So what is it that draws us to Vienna? The waltzes? The white horses? The cakes? Let’s be honest, it’s the sex.
Sex, that is, in the best possible taste: Gustav Klimt’s sensuous portraits, Egon Schiele’s edgy nudes, or the decidedly pervy paintings of Oskar Kokoschka; all with the good Viennese doctor Sigmund Freud offering expert commentary in the back of our minds.
All of these names are connected with the period just before WWI, when prudish bourgeois morality collided with a growing interest in what really lay beneath society’s surface. Suddenly sex was the main preoccupation of Viennese writers, artists and scientists – a preoccupation that has shaped our perception of the city to this day.
And what was true of Vienna was also true of the sprawling Habsburg Empire over which the city ruled. For the socially curious traveller of today, it’s not just sex in Vienna that’s so fascinating, but sex all over Central Europe.
All of the above has been thrown into sharp relief by the hugely popular exhibition Sex in Vienna, on show at the city’s Wien Museum until January 22, 2017.
Serious, scholarly but totally engrossing, pretty much everything you would ever want to now about sex is in here somewhere: prostitution, pornography, pick-up manuals, a potted history of contraception, the pecadilloes of Habsburg archdukes and – probably for the first time – an account of gay and lesbian life in the city.
One revealing detail: until 1920 each Viennese apartment block had an attendant responsible for checking-in residents coming home after 10pm, which basically meant that people couldn’t go out at night without being gossiped about. No wonder Viennese society was so repressed.
Nobody explored the emotional landscapes of lust, tenderness and self-disgust with more intensity than Egon Schiele (1890–1918), and the biggest collection of his works is at Vienna’s Leopold Museum.
Many contemporaries found Schiele’s gritty, overtly sexual nudes either grotesque or obscene; indeed he wasn’t fully recognized as a great painter until Rudolf Leopold started collecting his work in the 1950s.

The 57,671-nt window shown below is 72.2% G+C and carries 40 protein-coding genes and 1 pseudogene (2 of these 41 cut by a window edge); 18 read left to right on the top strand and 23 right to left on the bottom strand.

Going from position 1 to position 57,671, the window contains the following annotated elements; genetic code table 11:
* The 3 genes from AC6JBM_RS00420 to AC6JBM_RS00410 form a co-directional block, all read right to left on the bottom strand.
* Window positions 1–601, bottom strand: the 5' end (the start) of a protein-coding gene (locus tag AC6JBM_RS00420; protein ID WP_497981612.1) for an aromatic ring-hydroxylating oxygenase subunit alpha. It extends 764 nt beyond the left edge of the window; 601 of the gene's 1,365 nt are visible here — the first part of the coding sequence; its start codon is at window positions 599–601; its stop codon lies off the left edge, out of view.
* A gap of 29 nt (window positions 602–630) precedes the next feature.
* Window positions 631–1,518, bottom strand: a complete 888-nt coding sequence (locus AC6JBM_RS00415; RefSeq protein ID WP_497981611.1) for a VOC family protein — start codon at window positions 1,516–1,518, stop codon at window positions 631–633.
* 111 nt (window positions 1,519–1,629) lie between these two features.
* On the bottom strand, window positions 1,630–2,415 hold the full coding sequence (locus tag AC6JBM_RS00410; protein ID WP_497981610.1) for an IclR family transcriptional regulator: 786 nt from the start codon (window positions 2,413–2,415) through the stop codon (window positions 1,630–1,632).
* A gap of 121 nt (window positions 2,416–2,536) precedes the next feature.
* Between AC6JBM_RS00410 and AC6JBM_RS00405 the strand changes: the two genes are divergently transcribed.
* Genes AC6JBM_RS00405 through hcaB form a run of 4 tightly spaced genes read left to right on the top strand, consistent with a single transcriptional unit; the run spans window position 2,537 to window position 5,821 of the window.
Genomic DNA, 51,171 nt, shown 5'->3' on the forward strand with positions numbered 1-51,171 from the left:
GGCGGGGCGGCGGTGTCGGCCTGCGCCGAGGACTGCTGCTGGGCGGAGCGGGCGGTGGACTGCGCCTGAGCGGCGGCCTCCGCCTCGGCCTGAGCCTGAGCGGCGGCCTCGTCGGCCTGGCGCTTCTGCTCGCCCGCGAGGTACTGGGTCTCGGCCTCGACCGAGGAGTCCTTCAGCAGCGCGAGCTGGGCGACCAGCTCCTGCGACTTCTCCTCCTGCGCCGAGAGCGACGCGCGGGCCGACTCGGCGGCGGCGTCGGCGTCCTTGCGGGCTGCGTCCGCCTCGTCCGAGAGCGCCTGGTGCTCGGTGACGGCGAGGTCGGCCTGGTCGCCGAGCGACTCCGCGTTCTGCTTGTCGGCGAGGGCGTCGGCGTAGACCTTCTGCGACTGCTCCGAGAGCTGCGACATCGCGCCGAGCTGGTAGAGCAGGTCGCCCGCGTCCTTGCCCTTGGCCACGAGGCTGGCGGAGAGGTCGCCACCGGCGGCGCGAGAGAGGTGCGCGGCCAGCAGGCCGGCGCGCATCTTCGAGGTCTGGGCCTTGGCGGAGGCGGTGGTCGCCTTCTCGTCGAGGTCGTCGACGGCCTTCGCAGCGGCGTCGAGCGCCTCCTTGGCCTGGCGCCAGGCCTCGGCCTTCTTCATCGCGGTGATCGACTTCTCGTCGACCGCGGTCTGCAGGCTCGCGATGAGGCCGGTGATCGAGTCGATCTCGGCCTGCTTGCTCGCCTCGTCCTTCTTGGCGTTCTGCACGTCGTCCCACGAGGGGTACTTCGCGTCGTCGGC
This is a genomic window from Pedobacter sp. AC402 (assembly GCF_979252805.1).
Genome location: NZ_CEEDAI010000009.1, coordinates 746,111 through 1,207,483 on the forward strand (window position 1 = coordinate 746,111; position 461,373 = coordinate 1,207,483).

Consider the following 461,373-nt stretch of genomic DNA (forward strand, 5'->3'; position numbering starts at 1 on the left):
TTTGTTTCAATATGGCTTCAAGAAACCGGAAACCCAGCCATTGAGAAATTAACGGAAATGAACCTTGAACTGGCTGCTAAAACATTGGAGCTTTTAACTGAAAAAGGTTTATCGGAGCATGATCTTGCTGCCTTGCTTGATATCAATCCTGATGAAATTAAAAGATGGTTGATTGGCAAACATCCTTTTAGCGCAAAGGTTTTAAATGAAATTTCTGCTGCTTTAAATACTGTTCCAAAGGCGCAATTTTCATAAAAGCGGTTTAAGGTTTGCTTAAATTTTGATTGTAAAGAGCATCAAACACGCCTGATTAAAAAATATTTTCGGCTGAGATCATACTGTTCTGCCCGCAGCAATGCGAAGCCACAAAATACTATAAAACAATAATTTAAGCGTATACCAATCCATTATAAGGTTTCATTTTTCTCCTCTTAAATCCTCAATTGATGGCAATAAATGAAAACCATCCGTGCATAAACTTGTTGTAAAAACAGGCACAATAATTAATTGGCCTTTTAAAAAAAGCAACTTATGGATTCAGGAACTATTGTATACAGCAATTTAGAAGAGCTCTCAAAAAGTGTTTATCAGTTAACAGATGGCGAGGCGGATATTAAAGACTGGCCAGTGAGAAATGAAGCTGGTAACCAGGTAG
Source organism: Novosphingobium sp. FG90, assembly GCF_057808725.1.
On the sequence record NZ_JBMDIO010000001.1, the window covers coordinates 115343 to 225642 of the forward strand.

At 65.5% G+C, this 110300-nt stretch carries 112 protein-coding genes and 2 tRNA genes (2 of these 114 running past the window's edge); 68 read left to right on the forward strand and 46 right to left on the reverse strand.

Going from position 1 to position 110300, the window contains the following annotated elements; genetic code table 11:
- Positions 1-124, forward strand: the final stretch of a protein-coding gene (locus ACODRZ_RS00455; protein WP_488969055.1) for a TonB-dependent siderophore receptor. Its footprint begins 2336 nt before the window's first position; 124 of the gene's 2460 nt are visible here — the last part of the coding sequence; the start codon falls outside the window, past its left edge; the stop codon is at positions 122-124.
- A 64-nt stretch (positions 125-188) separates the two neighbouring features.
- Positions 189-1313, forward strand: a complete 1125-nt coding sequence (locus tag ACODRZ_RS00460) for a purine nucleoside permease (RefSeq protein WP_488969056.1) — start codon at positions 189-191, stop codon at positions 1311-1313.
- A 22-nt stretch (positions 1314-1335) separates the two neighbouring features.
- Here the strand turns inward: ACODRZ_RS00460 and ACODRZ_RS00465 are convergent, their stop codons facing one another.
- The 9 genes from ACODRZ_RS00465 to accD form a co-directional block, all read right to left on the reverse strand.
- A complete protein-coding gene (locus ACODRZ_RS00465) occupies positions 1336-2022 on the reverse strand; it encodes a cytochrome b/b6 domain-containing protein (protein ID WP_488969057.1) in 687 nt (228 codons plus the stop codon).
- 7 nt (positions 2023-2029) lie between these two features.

There are more paintings by Schiele, as well as the famous Kiss by his mentor Gustav Klimt, in the Belvedere Palace.
The Interpretation of Dreams (1900), Essays on the Theory of Sexuality (1905), Totem and Taboo (1913); many of Sigmund Freud’s capital works were written at his first-floor apartment-cum-consulting room on Vienna’s Berggasse, now home to the Sigmund Freud Museum.
It’s a rather dry display, however; the Sigmund Freud Museum in his native town of Příbor in the Czech Republic contains a lot more human warmth. “Let me tell you about my childhood”, the voiceover to the biographical film archly begins.
Opened to the public in 1766, the Prater park has long served as Vienna’s prime location for promenading, flirting, or arranging the kind of assignations that often finished up with a bit of a fumble in the bushes.
The Prater’s famous giant Ferris wheel or Riesenrad went into operation in 1897, immediately becoming a favoured place for romantic encounters – a status it still very much enjoys.
Today travellers go to backpacker hostels, music festivals or clubbing destinations in search of adventure; a century ago spa resorts were the centre of the action.
One of Central Europe’s most stylish spas was Mariánské Lázně (or Marienbad as it was then known), which attracted Habsburg Emperor Franz-Josef I and English King Edward VII alongside upper- and middle-class guests from all over the continent.
The sheer profusion of young and single visitors nurtured an auxiliary population of matchmakers, hustlers, and sex workers of both genders. Adjacent hotel rooms often had connecting doors, so that unmarried couples – or couples who were married but not to each other – could conduct affairs without any loss of decorum.
Nowadays the only adultery going on here is on the TV in your hotel room, although there are compensations: sitting in a sack inflated with Mariánské Lázně’s naturally-occurring carbon dioxide is one of the best ways of soothing your bones, improving circulation and enhancing sexual functions.
One hundred kilometres south of Kraków, the Tatra-Mountain settlement of Zakopane was another health resort that became a society magnet in the years before World War I.
By attracting TB sufferers and throwing them all together, Zakopane became a kind of unofficial contact bureau for big-city swingers. It was particularly popular with poets, artists and actresses, who all brought their own brand of bohemianism and bad behaviour to a place that increasingly offered an escape from the stuffy bourgeois morals of the big city.
Pretty representative was painter and dramatist Stanislaw Ignacy Witkiewicz (aka “Witkacy”; 1885–1939), whose poly-sexual bed-hopping antics led to the suicide of his fiancée Jadwiga Jaczewska in 1914. Visit the Willa Atma to see Witkacy’s portraits of society types, lovers and friends – the annotations in the corner of each canvas refer to the drugs he was taking while painting.
The Ukrainian city of Lviv revels in its role as birthplace of Leopold von Sacher-Masoch (1836–1895), author of Venus in Furs (first published in 1870) and the inspiration behind psychologist von Krafft-Ebing’s concept of masochism. There’s a life-size statue of the man just south of the main square and for some reason, it’s considered good luck to stick your hand in his trouser pocket.
Header image Pixabay / CC0.